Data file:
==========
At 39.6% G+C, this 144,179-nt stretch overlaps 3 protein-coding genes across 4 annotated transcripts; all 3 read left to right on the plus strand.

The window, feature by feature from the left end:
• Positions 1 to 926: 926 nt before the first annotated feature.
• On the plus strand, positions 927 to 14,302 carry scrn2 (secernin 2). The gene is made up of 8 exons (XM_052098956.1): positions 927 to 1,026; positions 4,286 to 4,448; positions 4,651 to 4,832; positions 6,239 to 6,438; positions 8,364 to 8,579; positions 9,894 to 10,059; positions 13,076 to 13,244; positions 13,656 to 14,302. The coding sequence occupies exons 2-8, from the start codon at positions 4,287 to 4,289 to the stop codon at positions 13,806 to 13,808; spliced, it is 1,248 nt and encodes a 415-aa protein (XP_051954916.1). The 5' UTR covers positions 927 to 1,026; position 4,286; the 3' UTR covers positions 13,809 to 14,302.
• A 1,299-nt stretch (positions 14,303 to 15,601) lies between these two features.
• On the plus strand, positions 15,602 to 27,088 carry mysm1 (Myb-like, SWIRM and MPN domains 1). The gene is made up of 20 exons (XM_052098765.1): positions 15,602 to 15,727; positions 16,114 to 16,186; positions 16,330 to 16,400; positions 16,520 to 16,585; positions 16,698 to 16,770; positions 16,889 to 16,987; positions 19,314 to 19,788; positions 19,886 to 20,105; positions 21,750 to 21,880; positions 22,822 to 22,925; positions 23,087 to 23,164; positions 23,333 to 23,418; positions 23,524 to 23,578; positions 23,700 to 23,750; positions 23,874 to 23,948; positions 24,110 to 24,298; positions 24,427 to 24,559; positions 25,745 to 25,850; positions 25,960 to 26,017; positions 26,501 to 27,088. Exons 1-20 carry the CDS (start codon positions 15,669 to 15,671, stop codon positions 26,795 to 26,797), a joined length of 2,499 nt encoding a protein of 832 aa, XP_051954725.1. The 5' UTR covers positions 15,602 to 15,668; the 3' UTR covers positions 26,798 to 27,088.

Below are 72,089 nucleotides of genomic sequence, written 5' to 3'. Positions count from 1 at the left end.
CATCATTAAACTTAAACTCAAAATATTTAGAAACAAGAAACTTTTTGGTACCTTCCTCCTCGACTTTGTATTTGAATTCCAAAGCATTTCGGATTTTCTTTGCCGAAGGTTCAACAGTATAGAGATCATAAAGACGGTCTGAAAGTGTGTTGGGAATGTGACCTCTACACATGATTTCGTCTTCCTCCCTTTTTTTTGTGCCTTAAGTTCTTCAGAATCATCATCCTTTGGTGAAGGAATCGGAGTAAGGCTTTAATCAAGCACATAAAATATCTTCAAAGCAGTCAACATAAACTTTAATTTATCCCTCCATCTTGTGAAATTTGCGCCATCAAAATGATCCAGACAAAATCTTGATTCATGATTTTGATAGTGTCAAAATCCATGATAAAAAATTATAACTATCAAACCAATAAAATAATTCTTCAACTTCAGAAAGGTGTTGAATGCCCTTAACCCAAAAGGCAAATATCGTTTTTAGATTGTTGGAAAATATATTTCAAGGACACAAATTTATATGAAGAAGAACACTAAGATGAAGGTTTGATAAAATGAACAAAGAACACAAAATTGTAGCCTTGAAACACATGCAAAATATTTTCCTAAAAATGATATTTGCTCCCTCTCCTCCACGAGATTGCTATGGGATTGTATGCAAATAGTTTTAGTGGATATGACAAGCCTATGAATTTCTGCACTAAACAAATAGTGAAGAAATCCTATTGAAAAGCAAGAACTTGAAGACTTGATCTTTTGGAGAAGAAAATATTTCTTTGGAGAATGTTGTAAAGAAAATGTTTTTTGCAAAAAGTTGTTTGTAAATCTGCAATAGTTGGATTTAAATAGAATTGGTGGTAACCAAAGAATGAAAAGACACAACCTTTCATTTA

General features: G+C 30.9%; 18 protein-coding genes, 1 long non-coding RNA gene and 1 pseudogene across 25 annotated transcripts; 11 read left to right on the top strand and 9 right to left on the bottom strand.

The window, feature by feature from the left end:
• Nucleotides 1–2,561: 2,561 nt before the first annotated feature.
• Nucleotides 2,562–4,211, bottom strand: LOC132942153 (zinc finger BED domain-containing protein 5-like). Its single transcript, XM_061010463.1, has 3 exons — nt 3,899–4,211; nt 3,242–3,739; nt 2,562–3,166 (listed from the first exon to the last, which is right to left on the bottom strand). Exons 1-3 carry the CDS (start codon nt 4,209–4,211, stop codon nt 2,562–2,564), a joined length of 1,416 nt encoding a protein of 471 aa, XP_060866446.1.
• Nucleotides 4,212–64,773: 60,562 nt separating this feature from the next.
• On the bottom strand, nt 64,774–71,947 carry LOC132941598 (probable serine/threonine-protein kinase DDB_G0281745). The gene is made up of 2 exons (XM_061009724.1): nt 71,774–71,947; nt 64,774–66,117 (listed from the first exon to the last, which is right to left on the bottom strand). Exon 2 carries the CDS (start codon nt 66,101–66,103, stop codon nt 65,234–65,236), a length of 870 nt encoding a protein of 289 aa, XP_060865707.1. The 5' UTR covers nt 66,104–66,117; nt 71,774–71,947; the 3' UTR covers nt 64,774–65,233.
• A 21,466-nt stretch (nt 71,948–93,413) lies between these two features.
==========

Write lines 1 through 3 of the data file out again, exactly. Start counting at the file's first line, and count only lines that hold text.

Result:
At 39.6% G+C, this 144,179-nt stretch overlaps 3 protein-coding genes across 4 annotated transcripts; all 3 read left to right on the plus strand.

The window, feature by feature from the left end:
• Positions 1 to 926: 926 nt before the first annotated feature.